BBC Changes Monday Morning Programming Schedule Amid Journalists' Strike
Other programming replaces flagship TV morning show "Breakfast" after a union of journalists called for a 24-hour protest against job cuts.
LONDON -- BBC journalists on Monday morning started a 24-hour strike to protest job cuts.
The campaign against the so-called "compulsory redundancies" hit the TV and radio morning-show schedule.
For example, flagship TV network BBC1's Breakfast program was replaced by a shorter news update, programming from the BBC News channel and a repeat of Escape to the Country, a show about a couple setting up a horse-riding school. The network also promoted a rerun of an episode of Heir Hunters, a series focusing on attempts to find missing or unknown heirs.
Meanwhile, Radio 4 didn't air flagship morning show Today, but instead broadcast brief news updates and reruns of archive programs about economics and the Pope.
The BBC listed the early programming changes online Monday morning but didn't immediately say how news shows later in the day might be affected.
BBC staff are scheduled to protest Monday outside the U.K. public broadcaster's offices in such cities as London, Birmingham, Cardiff and Glasgow.
The National Union of Journalists called the strike after failing to reach an agreement with management in a disagreement over the redeployment of 30 staffers.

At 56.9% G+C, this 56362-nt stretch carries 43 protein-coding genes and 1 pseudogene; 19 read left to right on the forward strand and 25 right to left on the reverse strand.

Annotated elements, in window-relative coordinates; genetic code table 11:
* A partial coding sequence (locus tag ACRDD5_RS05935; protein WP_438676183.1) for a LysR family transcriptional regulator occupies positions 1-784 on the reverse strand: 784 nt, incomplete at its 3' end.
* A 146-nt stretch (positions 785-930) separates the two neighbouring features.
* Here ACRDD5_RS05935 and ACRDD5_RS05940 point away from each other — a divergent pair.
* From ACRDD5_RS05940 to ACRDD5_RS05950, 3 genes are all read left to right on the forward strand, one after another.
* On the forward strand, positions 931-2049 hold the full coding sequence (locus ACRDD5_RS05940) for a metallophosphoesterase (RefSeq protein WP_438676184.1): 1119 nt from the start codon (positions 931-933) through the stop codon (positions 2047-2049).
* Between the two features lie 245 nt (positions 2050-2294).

The BBC previously said it was cutting about 2,000 positions over five years as part of an efficiency program dubbed "Delivering Quality First." The union took issue with 30 compulsory redundancies.
Representatives of the BBC's main journalists' union have criticized decisions taken by BBC top management that they say are pushing out journalists and hurting the company's ability to offer quality journalism.
Instead of redeploying staff to other parts of the BBC, managers are cutting existing staff and, at the same time, advertising for other jobs externally, according to the union.
"We are disappointed that the NUJ has gone ahead with today’s strike and apologize to our audience for the disruption to services," the BBC said in a statement. "Unfortunately industrial action does not alter the fact that the BBC has significant savings targets and as a consequence may have to make a number of compulsory redundancies. We have made considerable progress in reducing the need for compulsory redundancies through volunteers, redeployment and canceling vacant positions, and we will continue with these efforts."